Shame on you, Starbucks
Having a product that is in demand is vital, but maintaining quality help is the very bedrock of successful companies. A business, even the most reputable one, cannot make an impact without respectable, pleasant and reliable employees.
Regulars get used to seeing helpful, friendly faces and before you know it, instead of merely stopping by a coffee shop to grab your favorite cup of joe, a connection is made. Patrons become invested in the success of the company because they’re invested in the relationships they’ve fostered with the staff.
And so the cycle begins.
This is the type of emotional correlation that breeds success, but these connections can only occur when employees are valued and supplied the proper modifications at work.
With that being said, shame on you, Starbucks.
Obviously, most of the adult world couldn’t function without their java, but that doesn’t give companies like Starbucks a pass on providing disabled employees proper accommodations.
Laura Roberts, a Starbucks employee for seven years, has filed a lawsuit against Starbucks. She claims that the store fired her in retaliation after she repeatedly asked for ASL accommodates. Roberts, who has been deaf since infancy, requested interpreters during staff and training meetings on various occasions.
She can read, and during her employment relied on a printed schedule for her hours. She also utilized her ability to lip-read in order to serve customers. After a managerial transition, she was denied a printed schedule, and required to read her schedule from a posted list. Thus, limiting her ability to understand the hours she was required to work.
New tattoo policy, plus a twist ending
The company complied with her ASL request during a meeting where she was informed of a new policy, which prohibited visible tattoos on the hands and wrists. Roberts was informed that the tattoos must be removed. She tried to comply, but couldn’t afford the hefty bills associated with laser removal.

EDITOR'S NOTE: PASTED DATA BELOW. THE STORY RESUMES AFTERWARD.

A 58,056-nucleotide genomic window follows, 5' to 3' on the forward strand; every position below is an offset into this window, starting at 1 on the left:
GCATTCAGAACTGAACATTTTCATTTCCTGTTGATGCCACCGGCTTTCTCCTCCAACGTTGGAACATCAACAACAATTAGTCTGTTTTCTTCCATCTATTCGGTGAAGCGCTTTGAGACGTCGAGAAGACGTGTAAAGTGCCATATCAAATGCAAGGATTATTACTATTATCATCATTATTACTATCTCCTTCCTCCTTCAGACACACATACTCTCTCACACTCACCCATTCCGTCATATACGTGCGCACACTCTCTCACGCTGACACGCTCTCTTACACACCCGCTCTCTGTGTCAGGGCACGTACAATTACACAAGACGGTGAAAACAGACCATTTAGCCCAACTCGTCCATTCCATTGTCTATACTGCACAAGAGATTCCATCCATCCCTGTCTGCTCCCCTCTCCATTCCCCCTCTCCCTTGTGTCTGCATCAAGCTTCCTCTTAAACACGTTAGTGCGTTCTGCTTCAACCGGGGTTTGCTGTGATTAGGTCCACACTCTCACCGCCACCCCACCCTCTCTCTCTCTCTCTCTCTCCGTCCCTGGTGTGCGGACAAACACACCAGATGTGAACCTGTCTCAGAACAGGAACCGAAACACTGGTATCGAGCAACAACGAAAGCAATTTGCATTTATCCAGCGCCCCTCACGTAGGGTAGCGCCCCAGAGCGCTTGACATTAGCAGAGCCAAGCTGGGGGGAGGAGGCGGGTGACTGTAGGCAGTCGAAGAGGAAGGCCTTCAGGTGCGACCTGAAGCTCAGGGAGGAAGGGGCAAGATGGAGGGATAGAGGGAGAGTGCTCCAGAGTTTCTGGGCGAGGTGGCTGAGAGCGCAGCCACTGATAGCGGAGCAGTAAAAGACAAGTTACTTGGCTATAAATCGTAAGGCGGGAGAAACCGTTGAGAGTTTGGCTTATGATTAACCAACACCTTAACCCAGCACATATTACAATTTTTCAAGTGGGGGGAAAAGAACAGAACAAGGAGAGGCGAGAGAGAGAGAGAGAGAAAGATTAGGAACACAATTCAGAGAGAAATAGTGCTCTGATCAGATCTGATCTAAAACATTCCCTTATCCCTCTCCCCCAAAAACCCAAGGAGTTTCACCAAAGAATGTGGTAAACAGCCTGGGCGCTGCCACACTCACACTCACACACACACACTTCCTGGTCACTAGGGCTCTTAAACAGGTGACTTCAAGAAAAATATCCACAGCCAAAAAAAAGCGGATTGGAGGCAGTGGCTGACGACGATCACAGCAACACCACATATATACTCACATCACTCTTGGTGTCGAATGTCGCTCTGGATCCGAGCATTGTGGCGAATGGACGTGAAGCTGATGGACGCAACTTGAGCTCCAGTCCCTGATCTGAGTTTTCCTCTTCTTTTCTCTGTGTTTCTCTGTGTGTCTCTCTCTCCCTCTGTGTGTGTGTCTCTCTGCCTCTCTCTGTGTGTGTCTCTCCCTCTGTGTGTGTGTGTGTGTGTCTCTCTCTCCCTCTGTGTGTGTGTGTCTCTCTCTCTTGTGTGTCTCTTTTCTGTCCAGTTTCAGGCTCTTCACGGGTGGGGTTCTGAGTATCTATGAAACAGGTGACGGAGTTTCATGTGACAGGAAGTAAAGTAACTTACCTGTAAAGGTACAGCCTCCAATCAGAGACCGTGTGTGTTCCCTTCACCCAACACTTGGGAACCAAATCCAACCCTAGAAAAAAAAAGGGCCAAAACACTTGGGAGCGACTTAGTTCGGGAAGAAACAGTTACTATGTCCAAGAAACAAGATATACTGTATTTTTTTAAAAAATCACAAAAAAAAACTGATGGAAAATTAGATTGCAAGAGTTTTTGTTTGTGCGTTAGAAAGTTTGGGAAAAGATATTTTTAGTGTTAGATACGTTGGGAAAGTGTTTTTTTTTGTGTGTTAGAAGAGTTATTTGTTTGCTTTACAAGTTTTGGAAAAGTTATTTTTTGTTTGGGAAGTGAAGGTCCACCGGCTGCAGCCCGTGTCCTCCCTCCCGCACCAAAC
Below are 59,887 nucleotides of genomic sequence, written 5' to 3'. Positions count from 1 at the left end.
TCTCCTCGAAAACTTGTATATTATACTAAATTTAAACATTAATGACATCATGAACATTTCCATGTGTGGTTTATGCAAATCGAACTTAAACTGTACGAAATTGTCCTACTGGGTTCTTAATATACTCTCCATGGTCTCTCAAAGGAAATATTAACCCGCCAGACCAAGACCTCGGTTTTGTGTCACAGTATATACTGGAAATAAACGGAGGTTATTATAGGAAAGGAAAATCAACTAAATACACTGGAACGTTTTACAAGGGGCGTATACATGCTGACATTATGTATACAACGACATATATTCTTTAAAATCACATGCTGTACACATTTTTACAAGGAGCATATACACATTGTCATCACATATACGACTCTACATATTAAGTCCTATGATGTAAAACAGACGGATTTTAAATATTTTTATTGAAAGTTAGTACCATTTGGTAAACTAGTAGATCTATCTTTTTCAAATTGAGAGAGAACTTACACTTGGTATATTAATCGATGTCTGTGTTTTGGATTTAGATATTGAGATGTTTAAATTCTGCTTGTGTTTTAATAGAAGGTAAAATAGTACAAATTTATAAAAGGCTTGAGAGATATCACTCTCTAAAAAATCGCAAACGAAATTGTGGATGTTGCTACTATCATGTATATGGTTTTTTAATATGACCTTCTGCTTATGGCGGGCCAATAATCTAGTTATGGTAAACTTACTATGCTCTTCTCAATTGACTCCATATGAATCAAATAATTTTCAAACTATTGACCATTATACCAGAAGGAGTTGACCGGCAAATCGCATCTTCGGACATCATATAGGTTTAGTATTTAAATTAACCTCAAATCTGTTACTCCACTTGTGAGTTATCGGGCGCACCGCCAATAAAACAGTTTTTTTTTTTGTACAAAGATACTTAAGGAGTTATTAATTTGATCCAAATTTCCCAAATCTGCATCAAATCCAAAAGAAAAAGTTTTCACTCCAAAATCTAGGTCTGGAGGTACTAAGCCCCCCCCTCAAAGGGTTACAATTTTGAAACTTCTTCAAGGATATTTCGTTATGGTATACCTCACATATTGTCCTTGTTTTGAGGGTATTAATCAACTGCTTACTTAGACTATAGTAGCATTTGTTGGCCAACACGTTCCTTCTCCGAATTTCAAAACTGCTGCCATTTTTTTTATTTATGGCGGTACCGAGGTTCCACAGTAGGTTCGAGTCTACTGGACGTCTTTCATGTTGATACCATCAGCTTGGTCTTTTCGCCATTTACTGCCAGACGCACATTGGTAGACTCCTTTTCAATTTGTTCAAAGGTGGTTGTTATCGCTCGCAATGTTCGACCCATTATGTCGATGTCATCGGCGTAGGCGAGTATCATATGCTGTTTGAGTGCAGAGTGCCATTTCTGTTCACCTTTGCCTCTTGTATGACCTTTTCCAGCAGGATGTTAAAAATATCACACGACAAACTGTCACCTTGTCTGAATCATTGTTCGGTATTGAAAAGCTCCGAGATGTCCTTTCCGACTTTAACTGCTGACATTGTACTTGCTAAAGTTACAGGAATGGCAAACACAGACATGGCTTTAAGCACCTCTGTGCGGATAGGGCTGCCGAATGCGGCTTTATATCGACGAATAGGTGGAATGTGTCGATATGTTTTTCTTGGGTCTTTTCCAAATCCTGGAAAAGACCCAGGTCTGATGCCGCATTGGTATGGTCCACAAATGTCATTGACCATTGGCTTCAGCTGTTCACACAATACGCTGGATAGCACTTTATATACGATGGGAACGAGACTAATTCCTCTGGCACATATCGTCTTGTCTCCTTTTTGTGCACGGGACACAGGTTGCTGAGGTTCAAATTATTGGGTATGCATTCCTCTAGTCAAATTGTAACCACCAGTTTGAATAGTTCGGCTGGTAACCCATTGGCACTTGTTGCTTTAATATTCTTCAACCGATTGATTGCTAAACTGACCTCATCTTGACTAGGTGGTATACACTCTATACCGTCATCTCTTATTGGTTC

After missing and being late for several shifts because of the new schedule procedure, she was asked to attend another meeting in January. For only the second time in her seven years of employment, an ASL interpreter was provided.
During the meeting, she was dismissed from the company, and shortly thereafter, the tattoo policy was withdrawn.
Roberts is suing the company under the provisions of the Americans with Disabilities Act. She is claiming retaliation, discrimination and failure to provide adequate accommodations.
Believe it or not, she’s seeking not only compensatory and punitive damages, but she also wants her job back with proper adaptations.
Roberts is fervent about ending discrimination against other disabled employees. Since announcing the lawsuit, she has also requested an injunction against the company.
The bottom line
The companies that value their employees are usually the kind that consumers want to frequent. When employees are treated well the overall moral is high, workers complete their tasks happily and customer retention is high. Maintaining a positive reputation and a reliable staff is contingent on a business’ ability to treat their workers with respect.
Bottom line, a successful business supports their employees, and the workplace hierarchy is responsible for making certain that this support happens.